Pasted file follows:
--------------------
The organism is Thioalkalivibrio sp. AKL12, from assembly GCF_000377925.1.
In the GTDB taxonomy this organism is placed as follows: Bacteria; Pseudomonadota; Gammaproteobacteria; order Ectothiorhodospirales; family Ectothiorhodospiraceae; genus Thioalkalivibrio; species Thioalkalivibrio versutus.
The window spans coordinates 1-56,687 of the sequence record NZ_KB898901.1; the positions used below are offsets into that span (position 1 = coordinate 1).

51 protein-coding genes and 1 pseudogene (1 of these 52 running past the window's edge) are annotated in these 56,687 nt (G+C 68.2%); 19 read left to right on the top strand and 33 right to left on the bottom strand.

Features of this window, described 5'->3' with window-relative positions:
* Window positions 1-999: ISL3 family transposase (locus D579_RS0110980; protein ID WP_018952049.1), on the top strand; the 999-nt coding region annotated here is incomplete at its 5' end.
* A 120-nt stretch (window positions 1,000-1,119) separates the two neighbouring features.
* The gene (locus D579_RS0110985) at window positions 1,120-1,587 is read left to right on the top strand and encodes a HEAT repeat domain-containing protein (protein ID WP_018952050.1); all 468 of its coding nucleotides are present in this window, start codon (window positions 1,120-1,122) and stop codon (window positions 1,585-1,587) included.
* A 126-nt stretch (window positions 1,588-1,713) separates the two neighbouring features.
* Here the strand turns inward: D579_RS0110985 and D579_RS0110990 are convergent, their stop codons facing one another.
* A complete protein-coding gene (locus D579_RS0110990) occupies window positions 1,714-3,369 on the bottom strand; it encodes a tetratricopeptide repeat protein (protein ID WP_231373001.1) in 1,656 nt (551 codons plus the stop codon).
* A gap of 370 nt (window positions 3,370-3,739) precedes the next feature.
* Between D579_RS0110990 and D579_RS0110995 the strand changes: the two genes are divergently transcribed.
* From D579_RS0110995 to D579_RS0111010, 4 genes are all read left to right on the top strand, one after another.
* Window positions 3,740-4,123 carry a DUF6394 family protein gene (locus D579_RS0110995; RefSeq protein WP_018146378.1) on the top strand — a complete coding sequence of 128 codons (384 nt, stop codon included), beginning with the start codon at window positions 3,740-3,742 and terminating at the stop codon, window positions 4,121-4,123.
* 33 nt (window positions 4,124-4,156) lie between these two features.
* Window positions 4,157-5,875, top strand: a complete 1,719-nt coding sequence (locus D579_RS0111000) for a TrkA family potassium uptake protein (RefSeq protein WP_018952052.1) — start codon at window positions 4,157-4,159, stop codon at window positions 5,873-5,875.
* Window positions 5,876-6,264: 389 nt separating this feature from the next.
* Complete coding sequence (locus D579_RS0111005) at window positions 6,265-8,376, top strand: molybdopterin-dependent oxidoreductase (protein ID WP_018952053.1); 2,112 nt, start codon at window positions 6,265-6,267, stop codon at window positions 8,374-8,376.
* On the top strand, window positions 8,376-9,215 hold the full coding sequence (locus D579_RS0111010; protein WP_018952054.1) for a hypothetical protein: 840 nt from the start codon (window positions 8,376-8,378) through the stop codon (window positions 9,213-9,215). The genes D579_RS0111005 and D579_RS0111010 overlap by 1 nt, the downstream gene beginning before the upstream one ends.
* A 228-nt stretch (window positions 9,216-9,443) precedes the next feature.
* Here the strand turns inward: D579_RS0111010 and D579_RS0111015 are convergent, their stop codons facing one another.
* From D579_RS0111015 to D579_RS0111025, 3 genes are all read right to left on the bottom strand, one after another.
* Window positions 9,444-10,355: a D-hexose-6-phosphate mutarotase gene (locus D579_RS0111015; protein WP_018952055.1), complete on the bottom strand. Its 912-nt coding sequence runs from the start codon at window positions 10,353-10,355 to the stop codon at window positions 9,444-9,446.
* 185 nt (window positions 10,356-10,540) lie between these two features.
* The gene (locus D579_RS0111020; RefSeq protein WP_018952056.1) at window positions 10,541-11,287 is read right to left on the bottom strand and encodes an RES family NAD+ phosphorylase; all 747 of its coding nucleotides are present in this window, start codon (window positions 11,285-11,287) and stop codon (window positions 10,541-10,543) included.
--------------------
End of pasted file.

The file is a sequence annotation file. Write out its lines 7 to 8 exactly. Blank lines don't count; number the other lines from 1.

* A 120-nt stretch (window positions 1,000-1,119) separates the two neighbouring features.
* The gene (locus D579_RS0110985) at window positions 1,120-1,587 is read left to right on the top strand and encodes a HEAT repeat domain-containing protein (protein ID WP_018952050.1); all 468 of its coding nucleotides are present in this window, start codon (window positions 1,120-1,122) and stop codon (window positions 1,585-1,587) included.